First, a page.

I’d like to think that I know about every punctuation mark (in the English language at least) out there. But lo and behold, I discovered this week that there are quite a few I had no clue existed.
The Question Comma
The question comma, or quoma, is likely exactly what you’re thinking. It is a question mark with a comma underneath it instead of its usual period.
The quoma allows you to add a question to the first half of your sentence without coming to a full stop.
I believe Cole Sprouse’s tweet sums up the best way to work a quoma into existing quotes.
- “Ex: What am I to you (quoma) chopped liver?”
The Exclamation Comma
Not to be confused with the quoma, although the rumor is that the same people invented both in 1992, the exclamation comma adds exclamation to part of a sentence and allows the rest of the sentence to remain, for lack of a better word, neutral.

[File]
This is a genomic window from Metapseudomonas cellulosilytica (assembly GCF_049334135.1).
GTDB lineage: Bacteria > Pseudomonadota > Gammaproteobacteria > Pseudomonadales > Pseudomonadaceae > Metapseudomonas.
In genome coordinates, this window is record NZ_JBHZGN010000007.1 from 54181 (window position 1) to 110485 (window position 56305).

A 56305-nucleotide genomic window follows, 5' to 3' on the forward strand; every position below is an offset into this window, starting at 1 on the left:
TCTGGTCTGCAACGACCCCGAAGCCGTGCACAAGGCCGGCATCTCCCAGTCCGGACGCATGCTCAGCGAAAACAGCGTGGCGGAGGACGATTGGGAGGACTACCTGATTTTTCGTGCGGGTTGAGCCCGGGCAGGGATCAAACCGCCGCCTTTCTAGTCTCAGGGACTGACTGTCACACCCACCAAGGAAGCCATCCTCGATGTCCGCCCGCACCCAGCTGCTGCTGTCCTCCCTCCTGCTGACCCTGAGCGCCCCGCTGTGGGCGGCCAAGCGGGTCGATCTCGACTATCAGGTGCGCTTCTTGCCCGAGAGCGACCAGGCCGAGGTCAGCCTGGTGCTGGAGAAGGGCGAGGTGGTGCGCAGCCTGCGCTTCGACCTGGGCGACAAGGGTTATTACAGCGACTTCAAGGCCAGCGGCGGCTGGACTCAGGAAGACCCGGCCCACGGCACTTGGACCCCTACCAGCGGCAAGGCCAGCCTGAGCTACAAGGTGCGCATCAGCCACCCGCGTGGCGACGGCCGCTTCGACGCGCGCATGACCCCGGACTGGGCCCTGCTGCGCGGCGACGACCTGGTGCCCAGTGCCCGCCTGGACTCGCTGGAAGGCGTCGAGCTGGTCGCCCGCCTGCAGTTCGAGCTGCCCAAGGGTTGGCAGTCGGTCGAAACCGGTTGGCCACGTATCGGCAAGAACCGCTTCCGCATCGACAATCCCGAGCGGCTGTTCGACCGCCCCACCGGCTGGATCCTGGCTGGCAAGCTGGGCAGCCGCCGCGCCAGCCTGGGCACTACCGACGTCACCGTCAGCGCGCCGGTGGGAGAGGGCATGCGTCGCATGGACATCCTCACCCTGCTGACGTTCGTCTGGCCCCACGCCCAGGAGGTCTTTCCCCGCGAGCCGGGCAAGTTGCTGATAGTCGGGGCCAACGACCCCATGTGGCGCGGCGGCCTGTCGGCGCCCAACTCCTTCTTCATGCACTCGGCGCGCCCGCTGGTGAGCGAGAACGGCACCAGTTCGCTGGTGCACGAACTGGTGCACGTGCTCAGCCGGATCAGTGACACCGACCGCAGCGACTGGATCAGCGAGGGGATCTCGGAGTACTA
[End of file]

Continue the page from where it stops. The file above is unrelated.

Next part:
- “I just got engaged (exclamation comma) we still have to pick our date.”
Personally I think the quoma and the exclamation comma are both ridiculous; you can just as easily use a semicolon, but you have to admit they’re pretty interesting.
The interrobang (‽) is one of the only punctuation hybrids that is available as a symbol in Microsoft Word.
Pretty self-explanatory, the interrobang combines a question mark and an exclamation point into one.
- “What do you mean you lost your engagement ring‽”
The Snark Mark and the SarcMark
The Snark Mark and the SarcMark denote snark (snide remarks) and sarcasm, respectively. The Snark Mark is the only one of the punctuation marks I’ve discussed that you can actually type, regardless of your computer or OS. It is a period followed by a tilde. It looks like this: .~
- “I’m so proud of you for learning how to use a semicolon.~
The inventor of the SarcMark, Paul Sak, actually got a copyright and a trademark for the symbol. This one could work well for me because many people in my life have told me I don’t understand sarcasm, especially over text message.
It is easy to get the SarcMark on your website if you run WordPress by installing Paul’s free plugin, or add it to your Microsoft products with his small add-on file.
What do you think of these punctuation marks and hybrids? Ridiculous or useful?
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